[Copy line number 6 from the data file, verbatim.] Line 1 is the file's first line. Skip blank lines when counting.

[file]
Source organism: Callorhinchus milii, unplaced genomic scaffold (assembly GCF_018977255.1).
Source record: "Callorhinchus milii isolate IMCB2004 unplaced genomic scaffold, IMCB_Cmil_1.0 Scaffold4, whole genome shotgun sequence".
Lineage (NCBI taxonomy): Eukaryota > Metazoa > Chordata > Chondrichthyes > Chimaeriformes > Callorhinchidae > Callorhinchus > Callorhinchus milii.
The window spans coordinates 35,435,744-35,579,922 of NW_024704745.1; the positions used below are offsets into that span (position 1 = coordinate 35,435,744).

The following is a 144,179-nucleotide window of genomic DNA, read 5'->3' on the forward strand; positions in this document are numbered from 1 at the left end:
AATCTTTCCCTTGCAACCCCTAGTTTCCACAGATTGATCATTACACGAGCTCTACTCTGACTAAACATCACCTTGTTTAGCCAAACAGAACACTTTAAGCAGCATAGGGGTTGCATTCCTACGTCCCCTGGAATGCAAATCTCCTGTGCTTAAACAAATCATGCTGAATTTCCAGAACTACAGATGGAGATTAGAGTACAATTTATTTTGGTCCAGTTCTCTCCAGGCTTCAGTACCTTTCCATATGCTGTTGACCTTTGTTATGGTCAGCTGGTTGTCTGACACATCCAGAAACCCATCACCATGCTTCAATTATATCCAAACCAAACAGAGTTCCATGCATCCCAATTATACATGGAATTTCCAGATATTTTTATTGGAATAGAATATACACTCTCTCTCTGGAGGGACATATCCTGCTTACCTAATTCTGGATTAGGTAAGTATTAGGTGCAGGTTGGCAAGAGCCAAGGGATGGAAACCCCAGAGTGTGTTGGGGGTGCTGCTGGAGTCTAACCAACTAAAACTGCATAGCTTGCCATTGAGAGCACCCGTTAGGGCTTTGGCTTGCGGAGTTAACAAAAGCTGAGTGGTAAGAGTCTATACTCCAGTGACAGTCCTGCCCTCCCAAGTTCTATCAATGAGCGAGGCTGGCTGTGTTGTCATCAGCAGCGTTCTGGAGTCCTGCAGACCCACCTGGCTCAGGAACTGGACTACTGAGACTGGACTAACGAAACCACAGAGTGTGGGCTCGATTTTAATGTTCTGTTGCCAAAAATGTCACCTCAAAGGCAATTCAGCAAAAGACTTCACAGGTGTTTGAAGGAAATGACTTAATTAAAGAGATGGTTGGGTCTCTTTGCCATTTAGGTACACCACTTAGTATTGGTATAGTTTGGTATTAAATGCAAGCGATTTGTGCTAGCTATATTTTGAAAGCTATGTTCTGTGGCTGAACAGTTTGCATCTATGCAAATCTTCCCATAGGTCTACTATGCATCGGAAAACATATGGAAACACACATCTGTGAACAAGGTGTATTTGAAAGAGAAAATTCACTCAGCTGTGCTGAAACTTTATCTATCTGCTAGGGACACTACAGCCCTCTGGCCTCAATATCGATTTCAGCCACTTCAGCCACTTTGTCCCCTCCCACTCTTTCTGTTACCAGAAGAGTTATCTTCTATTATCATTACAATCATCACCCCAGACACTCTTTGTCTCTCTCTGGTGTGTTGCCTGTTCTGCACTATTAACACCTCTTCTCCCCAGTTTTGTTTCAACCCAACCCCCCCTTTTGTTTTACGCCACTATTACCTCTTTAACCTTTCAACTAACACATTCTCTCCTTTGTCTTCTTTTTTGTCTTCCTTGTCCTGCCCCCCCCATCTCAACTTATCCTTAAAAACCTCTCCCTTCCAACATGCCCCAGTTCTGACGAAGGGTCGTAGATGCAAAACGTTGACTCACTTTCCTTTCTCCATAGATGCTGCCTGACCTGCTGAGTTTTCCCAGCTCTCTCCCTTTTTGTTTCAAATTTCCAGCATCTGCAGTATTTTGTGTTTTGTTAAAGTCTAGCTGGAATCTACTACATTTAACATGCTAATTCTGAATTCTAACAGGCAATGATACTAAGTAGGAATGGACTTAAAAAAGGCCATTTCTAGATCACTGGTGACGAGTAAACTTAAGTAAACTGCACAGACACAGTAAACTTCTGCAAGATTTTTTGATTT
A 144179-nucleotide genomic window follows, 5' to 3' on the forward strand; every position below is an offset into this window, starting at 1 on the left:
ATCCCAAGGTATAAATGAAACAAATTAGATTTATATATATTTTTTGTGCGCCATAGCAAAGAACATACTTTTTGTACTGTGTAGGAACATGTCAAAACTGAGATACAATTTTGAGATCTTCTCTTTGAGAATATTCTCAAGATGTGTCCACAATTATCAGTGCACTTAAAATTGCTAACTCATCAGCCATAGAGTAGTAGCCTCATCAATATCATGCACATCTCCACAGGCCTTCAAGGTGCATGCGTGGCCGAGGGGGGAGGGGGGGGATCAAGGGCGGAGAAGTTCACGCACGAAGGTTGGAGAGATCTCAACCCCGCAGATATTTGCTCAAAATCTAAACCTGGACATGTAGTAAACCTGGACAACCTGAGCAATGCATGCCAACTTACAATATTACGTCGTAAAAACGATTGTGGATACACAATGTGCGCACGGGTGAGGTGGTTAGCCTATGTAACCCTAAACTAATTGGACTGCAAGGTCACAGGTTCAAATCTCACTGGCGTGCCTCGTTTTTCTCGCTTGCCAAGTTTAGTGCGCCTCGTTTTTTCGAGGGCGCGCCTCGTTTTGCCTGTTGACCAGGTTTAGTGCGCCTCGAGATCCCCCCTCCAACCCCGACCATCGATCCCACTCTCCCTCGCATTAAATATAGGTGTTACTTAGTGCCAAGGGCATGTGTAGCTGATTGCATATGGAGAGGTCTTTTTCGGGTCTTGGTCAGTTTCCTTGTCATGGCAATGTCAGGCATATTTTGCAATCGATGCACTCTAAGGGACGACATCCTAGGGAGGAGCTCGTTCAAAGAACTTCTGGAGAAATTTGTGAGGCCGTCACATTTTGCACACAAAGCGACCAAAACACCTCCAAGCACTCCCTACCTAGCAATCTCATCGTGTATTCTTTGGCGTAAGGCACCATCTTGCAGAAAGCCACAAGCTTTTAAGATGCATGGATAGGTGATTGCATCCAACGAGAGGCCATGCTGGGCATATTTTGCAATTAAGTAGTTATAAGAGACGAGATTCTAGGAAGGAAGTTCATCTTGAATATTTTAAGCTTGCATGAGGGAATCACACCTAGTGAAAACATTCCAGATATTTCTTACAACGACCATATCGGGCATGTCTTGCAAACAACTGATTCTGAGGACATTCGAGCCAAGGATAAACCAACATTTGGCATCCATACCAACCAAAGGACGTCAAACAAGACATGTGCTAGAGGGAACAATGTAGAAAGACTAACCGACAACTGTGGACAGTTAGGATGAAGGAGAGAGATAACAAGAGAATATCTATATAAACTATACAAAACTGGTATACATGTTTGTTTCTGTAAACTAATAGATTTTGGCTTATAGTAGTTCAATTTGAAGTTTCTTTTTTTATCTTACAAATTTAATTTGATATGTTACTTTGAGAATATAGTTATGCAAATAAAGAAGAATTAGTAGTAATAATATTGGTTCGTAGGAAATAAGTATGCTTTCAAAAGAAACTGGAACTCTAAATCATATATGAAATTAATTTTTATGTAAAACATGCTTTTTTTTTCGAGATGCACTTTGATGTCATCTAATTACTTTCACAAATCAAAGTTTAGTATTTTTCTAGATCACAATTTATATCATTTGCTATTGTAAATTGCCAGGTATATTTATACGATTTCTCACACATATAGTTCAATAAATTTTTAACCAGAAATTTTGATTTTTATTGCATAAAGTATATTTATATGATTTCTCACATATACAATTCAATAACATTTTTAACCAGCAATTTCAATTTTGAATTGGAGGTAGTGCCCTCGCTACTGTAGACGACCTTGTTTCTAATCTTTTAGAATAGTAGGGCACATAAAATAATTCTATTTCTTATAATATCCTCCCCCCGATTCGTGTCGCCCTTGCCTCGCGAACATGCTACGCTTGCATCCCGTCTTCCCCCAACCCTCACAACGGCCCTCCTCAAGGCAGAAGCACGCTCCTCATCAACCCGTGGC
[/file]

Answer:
AATCTTTCCCTTGCAACCCCTAGTTTCCACAGATTGATCATTACACGAGCTCTACTCTGACTAAACATCACCTTGTTTAGCCAAACAGAACACTTTAAGCAGCATAGGGGTTGCATTCCTACGTCCCCTGGAATGCAAATCTCCTGTGCTTAAACAAATCATGCTGAATTTCCAGAACTACAGATGGAGATTAGAGTACAATTTATTTTGGTCCAGTTCTCTCCAGGCTTCAGTACCTTTCCATATGCTGTTGACCTTTGTTATGGTCAGCTGGTTGTCTGACACATCCAGAAACCCATCACCATGCTTCAATTATATCCAAACCAAACAGAGTTCCATGCATCCCAATTATACATGGAATTTCCAGATATTTTTATTGGAATAGAATATACACTCTCTCTCTGGAGGGACATATCCTGCTTACCTAATTCTGGATTAGGTAAGTATTAGGTGCAGGTTGGCAAGAGCCAAGGGATGGAAACCCCAGAGTGTGTTGGGGGTGCTGCTGGAGTCTAACCAACTAAAACTGCATAGCTTGCCATTGAGAGCACCCGTTAGGGCTTTGGCTTGCGGAGTTAACAAAAGCTGAGTGGTAAGAGTCTATACTCCAGTGACAGTCCTGCCCTCCCAAGTTCTATCAATGAGCGAGGCTGGCTGTGTTGTCATCAGCAGCGTTCTGGAGTCCTGCAGACCCACCTGGCTCAGGAACTGGACTACTGAGACTGGACTAACGAAACCACAGAGTGTGGGCTCGATTTTAATGTTCTGTTGCCAAAAATGTCACCTCAAAGGCAATTCAGCAAAAGACTTCACAGGTGTTTGAAGGAAATGACTTAATTAAAGAGATGGTTGGGTCTCTTTGCCATTTAGGTACACCACTTAGTATTGGTATAGTTTGGTATTAAATGCAAGCGATTTGTGCTAGCTATATTTTGAAAGCTATGTTCTGTGGCTGAACAGTTTGCATCTATGCAAATCTTCCCATAGGTCTACTATGCATCGGAAAACATATGGAAACACACATCTGTGAACAAGGTGTATTTGAAAGAGAAAATTCACTCAGCTGTGCTGAAACTTTATCTATCTGCTAGGGACACTACAGCCCTCTGGCCTCAATATCGATTTCAGCCACTTCAGCCACTTTGTCCCCTCCCACTCTTTCTGTTACCAGAAGAGTTATCTTCTATTATCATTACAATCATCACCCCAGACACTCTTTGTCTCTCTCTGGTGTGTTGCCTGTTCTGCACTATTAACACCTCTTCTCCCCAGTTTTGTTTCAACCCAACCCCCCCTTTTGTTTTACGCCACTATTACCTCTTTAACCTTTCAACTAACACATTCTCTCCTTTGTCTTCTTTTTTGTCTTCCTTGTCCTGCCCCCCCCATCTCAACTTATCCTTAAAAACCTCTCCCTTCCAACATGCCCCAGTTCTGACGAAGGGTCGTAGATGCAAAACGTTGACTCACTTTCCTTTCTCCATAGATGCTGCCTGACCTGCTGAGTTTTCCCAGCTCTCTCCCTTTTTGTTTCAAATTTCCAGCATCTGCAGTATTTTGTGTTTTGTTAAAGTCTAGCTGGAATCTACTACATTTAACATGCTAATTCTGAATTCTAACAGGCAATGATACTAAGTAGGAATGGACTTAAAAAAGGCCATTTCTAGATCACTGGTGACGAGTAAACTTAAGTAAACTGCACAGACACAGTAAACTTCTGCAAGATTTTTTGATTT